One of a number of higher education bills passed by the Senate this week included a revision to the top 10 percent law, which would allow all universities (not just UT Austin) to cap at 30 percent the number of students admitted under the law. This bill is a step back from earlier efforts to repeal it altogether, in what State Sen. Kel Seliger, higher ed chair and the bill’s author, said was a response to “political realities.” Some lawmakers have expressed concern that eliminating the automatic admissions policy would have an adverse impact on diversity. But Seliger has questioned if this is a proper role for the state. “Is it the role of government to run the admissions department of any university?” he said. “It’s just another example of big government.”
     
    One of the nine researchers headed to Texas as a result of the Governor’s University Research Initiative (GURI) is chemical engineering professor Joan Brennecke, who UT Austin was able to recruit from Notre Dame. Brennecke specializes in researching how to make fossil fuels “greener” and will bring with her a lab, equipment, and endless possibilities for innovation and commercialization that will attract new talent and industry to Texas. “It is really amazing that [GURI] exists,” Brennecke said. “I don’t know of any other states where the state is committed to attracting top people into their academic institutions and is committed to doing that by putting their money behind what they say.” However, the Legislature has neglected to fund GURI for the next biennium, something that may change when House and Senate budget negotiators begin meeting in the coming weeks.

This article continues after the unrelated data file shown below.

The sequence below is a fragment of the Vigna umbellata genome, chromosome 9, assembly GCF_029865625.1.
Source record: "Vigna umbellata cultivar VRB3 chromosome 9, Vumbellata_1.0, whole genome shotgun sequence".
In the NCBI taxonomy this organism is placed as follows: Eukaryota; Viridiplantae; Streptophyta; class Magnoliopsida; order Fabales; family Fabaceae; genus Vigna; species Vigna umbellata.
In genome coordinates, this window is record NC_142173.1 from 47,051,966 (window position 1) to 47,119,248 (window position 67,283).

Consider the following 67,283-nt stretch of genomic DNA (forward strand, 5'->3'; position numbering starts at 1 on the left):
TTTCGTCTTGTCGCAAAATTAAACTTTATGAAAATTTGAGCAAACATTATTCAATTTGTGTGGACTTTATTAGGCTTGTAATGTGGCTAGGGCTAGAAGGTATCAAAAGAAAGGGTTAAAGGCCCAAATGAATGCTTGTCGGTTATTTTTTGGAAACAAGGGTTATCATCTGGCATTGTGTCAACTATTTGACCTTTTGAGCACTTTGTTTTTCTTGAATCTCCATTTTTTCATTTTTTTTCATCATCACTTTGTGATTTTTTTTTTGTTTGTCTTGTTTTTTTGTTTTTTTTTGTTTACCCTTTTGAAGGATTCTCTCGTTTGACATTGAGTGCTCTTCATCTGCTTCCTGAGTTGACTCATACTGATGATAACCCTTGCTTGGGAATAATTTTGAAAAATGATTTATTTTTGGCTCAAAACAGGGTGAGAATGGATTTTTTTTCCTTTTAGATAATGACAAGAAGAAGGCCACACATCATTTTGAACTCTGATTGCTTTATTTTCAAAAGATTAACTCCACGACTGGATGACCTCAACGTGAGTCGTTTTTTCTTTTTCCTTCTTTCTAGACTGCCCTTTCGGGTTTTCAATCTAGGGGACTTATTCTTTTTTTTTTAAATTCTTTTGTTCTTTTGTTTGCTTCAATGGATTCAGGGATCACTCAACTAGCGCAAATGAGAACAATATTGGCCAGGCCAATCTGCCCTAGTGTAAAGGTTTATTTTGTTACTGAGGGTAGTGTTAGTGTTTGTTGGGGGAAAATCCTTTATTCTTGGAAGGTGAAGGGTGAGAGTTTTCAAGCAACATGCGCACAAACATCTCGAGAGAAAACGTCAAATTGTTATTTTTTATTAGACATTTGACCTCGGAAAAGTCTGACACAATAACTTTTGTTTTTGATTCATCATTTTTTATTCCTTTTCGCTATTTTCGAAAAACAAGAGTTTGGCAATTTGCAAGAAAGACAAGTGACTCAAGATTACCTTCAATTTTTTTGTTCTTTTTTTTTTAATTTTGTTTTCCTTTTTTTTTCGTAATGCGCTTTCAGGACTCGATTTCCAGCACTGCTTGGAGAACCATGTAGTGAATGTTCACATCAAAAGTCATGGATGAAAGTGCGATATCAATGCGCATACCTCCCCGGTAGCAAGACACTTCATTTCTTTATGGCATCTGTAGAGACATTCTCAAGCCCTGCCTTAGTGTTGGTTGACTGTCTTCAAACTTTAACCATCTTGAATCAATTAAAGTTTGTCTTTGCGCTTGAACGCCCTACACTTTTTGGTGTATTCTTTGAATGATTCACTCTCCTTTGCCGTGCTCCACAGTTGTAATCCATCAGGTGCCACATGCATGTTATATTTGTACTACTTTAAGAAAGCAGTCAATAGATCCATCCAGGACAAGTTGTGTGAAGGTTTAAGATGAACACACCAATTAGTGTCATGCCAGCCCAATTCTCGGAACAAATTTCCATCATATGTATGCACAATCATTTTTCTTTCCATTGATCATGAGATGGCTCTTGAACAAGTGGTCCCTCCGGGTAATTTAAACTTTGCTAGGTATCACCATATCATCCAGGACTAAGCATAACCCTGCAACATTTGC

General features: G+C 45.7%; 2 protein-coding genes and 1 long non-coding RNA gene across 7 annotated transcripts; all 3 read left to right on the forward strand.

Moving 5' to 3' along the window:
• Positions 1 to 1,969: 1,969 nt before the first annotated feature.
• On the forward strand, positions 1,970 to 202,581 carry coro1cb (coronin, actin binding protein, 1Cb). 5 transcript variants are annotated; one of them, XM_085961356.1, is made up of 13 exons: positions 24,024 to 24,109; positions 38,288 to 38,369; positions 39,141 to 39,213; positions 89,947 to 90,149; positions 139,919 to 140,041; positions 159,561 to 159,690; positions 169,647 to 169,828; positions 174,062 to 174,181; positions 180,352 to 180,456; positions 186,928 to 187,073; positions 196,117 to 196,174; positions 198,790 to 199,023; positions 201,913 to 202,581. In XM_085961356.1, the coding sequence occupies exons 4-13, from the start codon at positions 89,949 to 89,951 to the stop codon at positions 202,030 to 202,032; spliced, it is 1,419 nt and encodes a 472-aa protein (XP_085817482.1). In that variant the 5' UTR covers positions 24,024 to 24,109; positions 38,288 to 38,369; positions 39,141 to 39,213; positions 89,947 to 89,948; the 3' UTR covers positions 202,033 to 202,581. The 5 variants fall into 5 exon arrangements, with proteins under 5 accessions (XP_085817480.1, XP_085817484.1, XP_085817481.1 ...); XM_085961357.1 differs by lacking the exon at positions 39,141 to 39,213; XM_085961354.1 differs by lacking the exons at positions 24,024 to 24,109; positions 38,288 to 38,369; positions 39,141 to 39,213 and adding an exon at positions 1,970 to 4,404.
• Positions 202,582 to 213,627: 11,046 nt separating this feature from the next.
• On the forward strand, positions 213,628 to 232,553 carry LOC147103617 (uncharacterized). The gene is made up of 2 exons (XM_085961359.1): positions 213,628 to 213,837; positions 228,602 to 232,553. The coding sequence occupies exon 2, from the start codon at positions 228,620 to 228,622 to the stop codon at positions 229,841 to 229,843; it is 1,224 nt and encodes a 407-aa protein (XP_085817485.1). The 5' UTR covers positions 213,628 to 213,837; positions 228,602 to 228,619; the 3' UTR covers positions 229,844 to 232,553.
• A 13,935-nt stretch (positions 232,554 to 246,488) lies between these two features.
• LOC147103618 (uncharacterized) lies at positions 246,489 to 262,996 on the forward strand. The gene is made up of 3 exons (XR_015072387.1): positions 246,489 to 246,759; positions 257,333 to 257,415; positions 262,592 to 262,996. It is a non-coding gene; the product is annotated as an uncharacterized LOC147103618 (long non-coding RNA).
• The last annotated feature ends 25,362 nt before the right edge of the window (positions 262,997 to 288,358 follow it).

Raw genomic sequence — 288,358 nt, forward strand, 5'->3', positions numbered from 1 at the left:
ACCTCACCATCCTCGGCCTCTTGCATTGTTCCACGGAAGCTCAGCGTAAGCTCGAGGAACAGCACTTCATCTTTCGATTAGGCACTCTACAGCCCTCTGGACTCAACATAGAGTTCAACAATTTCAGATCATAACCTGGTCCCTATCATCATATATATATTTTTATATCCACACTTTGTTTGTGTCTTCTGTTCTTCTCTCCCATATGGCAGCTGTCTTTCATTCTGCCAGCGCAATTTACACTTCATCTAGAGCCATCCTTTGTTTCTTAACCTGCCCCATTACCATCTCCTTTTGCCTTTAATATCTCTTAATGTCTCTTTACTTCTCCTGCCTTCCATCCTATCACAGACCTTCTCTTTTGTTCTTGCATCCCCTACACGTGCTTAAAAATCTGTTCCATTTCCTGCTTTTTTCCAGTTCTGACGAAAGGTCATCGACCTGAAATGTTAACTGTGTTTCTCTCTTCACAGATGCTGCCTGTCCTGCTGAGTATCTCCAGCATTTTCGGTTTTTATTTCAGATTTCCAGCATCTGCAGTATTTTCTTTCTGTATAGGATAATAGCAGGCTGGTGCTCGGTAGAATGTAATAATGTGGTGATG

John Sharp may be on track to be the Texas A&M System’s longest serving chancellor. His contract isn’t up until 2020, but this week regents have submitted a proposal to extend his contract through 2023. The proposal does not include a pay increase. Citing the “tough decisions” the Legislature is making about university budgets, the regents cite transparency and consistency of leadership as important for the system moving forward. Using a professional sports analogy, [Regent Charles] Schwartz said the extension is an opportunity to "lock in a high performer at the current level." "The Patriots don't get to do that with Tom Brady, and we have an opportunity to do so," Schwartz said.
     
    Both the House and Senate have introduced legislation aimed at reducing teen pregnancy by requiring state institutions of higher education to “develop and implement a strategic plan for the prevention of sexual assault and unplanned pregnancy.” The legislation is based on similar efforts in Mississippi and Arkansas, which rank number one and three respectively, when it comes to teen pregnancy. Texas has the fifth highest rate of teen pregnancy nationally, a statistic, which has long term impacts on our economy. “If we want an educated workforce in Texas, students have to stay in school to get an education. And the reality is that the burden of being a teen parent makes that nearly impossible.”

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  • “Eating Your Seed Corn”

    Ahead of conference committees to hammer out differences between the House and Senate budgets, Columnists and editorial writers around the state have been lambasting the deep cuts to higher education proposed in the Senate version. Chris Tomlinson of the Houston Chronicle wrote, “The technical term is ‘eating your seed corn.’ That's what Texas state senators proposed when they voted to gut public universities, drive away talented scientists and stunt the future workforce …” The San Antonio Express-News wrote, “Higher education is an investment with the potential for tremendous returns for students and the state. It’s a false calculation to think reducing higher education funding is in the best interest of a state looking to grow its economy.”